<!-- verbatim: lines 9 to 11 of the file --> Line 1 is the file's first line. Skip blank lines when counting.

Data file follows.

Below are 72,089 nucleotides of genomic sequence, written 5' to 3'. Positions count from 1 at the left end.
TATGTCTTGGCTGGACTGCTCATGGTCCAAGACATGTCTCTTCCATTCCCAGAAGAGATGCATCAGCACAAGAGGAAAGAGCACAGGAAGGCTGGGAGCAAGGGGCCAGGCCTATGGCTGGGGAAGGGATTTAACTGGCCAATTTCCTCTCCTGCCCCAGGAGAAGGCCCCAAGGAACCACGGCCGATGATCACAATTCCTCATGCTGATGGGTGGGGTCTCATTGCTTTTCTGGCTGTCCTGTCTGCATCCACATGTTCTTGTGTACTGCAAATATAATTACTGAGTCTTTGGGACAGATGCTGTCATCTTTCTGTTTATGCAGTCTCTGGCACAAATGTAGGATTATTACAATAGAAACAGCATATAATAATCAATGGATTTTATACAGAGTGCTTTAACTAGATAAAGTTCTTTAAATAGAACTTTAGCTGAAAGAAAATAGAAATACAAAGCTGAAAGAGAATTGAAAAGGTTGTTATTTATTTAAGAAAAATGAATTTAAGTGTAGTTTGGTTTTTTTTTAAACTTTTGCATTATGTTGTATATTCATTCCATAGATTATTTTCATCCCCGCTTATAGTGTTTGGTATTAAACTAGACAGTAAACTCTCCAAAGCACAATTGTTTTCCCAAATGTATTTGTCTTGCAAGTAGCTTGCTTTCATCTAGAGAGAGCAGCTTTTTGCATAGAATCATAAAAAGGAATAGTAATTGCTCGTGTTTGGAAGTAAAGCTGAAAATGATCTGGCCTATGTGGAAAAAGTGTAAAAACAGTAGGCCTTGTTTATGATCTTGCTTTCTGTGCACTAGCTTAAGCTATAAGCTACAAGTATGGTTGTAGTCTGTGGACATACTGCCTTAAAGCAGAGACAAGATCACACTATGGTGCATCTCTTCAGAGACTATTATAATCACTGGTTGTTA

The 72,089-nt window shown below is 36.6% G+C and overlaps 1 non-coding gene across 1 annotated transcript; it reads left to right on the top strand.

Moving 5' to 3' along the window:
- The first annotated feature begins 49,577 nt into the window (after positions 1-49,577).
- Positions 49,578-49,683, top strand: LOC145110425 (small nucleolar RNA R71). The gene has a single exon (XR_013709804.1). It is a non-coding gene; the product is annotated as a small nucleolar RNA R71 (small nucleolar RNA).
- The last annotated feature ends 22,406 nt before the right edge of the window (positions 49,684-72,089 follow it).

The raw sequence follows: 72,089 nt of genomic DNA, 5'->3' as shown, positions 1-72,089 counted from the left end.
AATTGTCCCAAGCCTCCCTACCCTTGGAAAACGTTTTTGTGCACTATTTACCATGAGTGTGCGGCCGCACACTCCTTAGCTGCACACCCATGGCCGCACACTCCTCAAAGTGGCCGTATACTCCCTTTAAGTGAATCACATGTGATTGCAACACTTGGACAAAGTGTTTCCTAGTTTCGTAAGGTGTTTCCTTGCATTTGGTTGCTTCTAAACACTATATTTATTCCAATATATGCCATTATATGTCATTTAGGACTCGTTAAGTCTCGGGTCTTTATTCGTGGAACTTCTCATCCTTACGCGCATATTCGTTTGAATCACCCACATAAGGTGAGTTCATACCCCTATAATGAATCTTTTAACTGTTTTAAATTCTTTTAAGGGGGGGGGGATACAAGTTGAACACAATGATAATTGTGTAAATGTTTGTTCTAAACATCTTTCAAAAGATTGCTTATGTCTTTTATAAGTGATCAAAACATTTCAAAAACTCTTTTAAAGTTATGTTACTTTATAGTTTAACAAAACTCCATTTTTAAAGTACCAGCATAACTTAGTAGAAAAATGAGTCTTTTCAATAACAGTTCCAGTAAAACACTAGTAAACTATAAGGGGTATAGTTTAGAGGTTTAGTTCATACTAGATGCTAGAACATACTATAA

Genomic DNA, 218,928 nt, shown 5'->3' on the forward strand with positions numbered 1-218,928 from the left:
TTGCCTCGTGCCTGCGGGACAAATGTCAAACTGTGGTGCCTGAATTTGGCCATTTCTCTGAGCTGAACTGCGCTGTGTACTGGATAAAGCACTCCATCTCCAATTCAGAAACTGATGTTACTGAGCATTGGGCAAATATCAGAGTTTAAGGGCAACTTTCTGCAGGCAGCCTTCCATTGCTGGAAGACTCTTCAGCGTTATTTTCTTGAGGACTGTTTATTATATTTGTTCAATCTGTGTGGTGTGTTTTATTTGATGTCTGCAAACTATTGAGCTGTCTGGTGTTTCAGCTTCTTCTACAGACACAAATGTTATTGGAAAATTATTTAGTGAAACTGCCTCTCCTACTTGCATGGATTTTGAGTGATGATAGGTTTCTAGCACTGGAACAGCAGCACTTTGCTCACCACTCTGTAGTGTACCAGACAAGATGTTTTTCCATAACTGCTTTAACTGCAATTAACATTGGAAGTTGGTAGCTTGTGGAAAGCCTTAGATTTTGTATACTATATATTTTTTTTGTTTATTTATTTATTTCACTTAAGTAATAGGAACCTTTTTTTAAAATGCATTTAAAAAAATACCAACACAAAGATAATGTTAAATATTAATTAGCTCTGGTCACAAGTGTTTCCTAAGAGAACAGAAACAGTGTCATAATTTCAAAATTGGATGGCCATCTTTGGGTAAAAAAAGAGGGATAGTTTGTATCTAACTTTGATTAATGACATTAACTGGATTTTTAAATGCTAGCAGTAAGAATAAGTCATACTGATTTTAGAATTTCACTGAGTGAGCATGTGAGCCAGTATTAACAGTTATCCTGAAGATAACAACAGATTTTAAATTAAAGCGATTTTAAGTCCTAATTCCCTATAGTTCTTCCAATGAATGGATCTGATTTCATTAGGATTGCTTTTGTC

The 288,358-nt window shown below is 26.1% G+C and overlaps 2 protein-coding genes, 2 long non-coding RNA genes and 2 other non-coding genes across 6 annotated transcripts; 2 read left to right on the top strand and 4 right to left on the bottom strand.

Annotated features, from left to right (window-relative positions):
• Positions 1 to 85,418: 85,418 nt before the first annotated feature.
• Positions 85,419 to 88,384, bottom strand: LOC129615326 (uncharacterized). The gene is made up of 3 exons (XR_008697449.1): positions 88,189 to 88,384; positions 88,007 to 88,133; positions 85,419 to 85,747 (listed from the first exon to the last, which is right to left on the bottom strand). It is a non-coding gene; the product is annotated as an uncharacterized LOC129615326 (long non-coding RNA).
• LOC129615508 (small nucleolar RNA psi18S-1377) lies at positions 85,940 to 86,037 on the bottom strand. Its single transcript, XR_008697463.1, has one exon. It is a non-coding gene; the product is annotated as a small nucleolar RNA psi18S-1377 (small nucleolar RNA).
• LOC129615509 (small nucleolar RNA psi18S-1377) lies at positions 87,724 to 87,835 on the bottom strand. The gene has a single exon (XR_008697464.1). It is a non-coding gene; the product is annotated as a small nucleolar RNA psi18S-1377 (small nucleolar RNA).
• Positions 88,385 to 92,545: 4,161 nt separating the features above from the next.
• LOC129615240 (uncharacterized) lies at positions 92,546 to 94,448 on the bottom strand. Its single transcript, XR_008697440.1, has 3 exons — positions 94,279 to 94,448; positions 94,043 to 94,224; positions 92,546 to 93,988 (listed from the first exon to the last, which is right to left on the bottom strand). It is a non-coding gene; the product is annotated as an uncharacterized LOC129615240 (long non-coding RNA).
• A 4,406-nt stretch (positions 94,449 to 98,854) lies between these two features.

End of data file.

AATTGTCCCAAGCCTCCCTACCCTTGGAAAACGTTTTTGTGCACTATTTACCATGAGTGTGCGGCCGCACACTCCTTAGCTGCACACCCATGGCCGCACACTCCTCAAAGTGGCCGTATACTCCCTTTAAGTGAATCACATGTGATTGCAACACTTGGACAAAGTGTTTCCTAGTTTCGTAAGGTGTTTCCTTGCATTTGGTTGCTTCTAAACACTATATTTATTCCAATATATGCCATTATATGTCATTTAGGACTCGTTAAGTCTCGGGTCTTTATTCGTGGAACTTCTCATCCTTACGCGCATATTCGTTTGAATCACCCACATAAGGTGAGTTCATACCCCTATAATGAATCTTTTAACTGTTTTAAATTCTTTTAAGGGGGGGGGGATACAAGTTGAACACAATGATAATTGTGTAAATGTTTGTTCTAAACATCTTTCAAAAGATTGCTTATGTCTTTTATAAGTGATCAAAACATTTCAAAAACTCTTTTAAAGTTATGTTACTTTATAGTTTAACAAAACTCCATTTTTAAAGTACCAGCATAACTTAGTAGAAAAATGAGTCTTTTCAATAACAGTTCCAGTAAAACACTAGTAAACTATAAGGGGTATAGTTTAGAGGTTTAGTTCATACTAGATGCTAGAACATACTATAA

Genomic DNA, 218,928 nt, shown 5'->3' on the forward strand with positions numbered 1-218,928 from the left:
TTGCCTCGTGCCTGCGGGACAAATGTCAAACTGTGGTGCCTGAATTTGGCCATTTCTCTGAGCTGAACTGCGCTGTGTACTGGATAAAGCACTCCATCTCCAATTCAGAAACTGATGTTACTGAGCATTGGGCAAATATCAGAGTTTAAGGGCAACTTTCTGCAGGCAGCCTTCCATTGCTGGAAGACTCTTCAGCGTTATTTTCTTGAGGACTGTTTATTATATTTGTTCAATCTGTGTGGTGTGTTTTATTTGATGTCTGCAAACTATTGAGCTGTCTGGTGTTTCAGCTTCTTCTACAGACACAAATGTTATTGGAAAATTATTTAGTGAAACTGCCTCTCCTACTTGCATGGATTTTGAGTGATGATAGGTTTCTAGCACTGGAACAGCAGCACTTTGCTCACCACTCTGTAGTGTACCAGACAAGATGTTTTTCCATAACTGCTTTAACTGCAATTAACATTGGAAGTTGGTAGCTTGTGGAAAGCCTTAGATTTTGTATACTATATATTTTTTTTGTTTATTTATTTATTTCACTTAAGTAATAGGAACCTTTTTTTAAAATGCATTTAAAAAAATACCAACACAAAGATAATGTTAAATATTAATTAGCTCTGGTCACAAGTGTTTCCTAAGAGAACAGAAACAGTGTCATAATTTCAAAATTGGATGGCCATCTTTGGGTAAAAAAAGAGGGATAGTTTGTATCTAACTTTGATTAATGACATTAACTGGATTTTTAAATGCTAGCAGTAAGAATAAGTCATACTGATTTTAGAATTTCACTGAGTGAGCATGTGAGCCAGTATTAACAGTTATCCTGAAGATAACAACAGATTTTAAATTAAAGCGATTTTAAGTCCTAATTCCCTATAGTTCTTCCAATGAATGGATCTGATTTCATTAGGATTGCTTTTGTC